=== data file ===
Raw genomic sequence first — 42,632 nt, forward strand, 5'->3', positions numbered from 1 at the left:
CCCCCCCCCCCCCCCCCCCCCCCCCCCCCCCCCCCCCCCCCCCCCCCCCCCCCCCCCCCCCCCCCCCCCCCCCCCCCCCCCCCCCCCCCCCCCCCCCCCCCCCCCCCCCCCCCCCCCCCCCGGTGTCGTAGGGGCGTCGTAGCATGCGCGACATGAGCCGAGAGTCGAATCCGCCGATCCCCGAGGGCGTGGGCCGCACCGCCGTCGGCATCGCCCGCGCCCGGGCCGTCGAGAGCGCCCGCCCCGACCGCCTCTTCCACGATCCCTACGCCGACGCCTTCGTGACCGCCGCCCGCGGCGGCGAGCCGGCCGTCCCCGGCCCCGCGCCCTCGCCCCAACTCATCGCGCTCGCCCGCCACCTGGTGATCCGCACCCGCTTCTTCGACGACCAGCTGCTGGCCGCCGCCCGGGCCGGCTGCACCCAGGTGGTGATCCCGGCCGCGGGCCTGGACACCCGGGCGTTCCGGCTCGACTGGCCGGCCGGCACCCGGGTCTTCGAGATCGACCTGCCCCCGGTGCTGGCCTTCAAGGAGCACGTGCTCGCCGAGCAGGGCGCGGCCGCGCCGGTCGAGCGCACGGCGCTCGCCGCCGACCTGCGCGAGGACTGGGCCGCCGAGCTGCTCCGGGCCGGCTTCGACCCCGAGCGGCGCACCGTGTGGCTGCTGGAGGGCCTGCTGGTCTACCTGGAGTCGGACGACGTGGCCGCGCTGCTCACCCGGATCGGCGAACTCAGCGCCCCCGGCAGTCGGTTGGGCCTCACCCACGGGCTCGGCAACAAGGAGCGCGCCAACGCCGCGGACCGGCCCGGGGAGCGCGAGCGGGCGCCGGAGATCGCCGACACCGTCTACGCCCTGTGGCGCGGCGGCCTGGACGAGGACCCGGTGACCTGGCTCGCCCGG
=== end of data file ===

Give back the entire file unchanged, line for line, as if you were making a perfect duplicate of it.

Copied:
Raw genomic sequence first — 42,632 nt, forward strand, 5'->3', positions numbered from 1 at the left:
CCCCCCCCCCCCCCCCCCCCCCCCCCCCCCCCCCCCCCCCCCCCCCCCCCCCCCCCCCCCCCCCCCCCCCCCCCCCCCCCCCCCCCCCCCCCCCCCCCCCCCCCCCCCCCCCCCCCCCCCCGGTGTCGTAGGGGCGTCGTAGCATGCGCGACATGAGCCGAGAGTCGAATCCGCCGATCCCCGAGGGCGTGGGCCGCACCGCCGTCGGCATCGCCCGCGCCCGGGCCGTCGAGAGCGCCCGCCCCGACCGCCTCTTCCACGATCCCTACGCCGACGCCTTCGTGACCGCCGCCCGCGGCGGCGAGCCGGCCGTCCCCGGCCCCGCGCCCTCGCCCCAACTCATCGCGCTCGCCCGCCACCTGGTGATCCGCACCCGCTTCTTCGACGACCAGCTGCTGGCCGCCGCCCGGGCCGGCTGCACCCAGGTGGTGATCCCGGCCGCGGGCCTGGACACCCGGGCGTTCCGGCTCGACTGGCCGGCCGGCACCCGGGTCTTCGAGATCGACCTGCCCCCGGTGCTGGCCTTCAAGGAGCACGTGCTCGCCGAGCAGGGCGCGGCCGCGCCGGTCGAGCGCACGGCGCTCGCCGCCGACCTGCGCGAGGACTGGGCCGCCGAGCTGCTCCGGGCCGGCTTCGACCCCGAGCGGCGCACCGTGTGGCTGCTGGAGGGCCTGCTGGTCTACCTGGAGTCGGACGACGTGGCCGCGCTGCTCACCCGGATCGGCGAACTCAGCGCCCCCGGCAGTCGGTTGGGCCTCACCCACGGGCTCGGCAACAAGGAGCGCGCCAACGCCGCGGACCGGCCCGGGGAGCGCGAGCGGGCGCCGGAGATCGCCGACACCGTCTACGCCCTGTGGCGCGGCGGCCTGGACGAGGACCCGGTGACCTGGCTCGCCCGG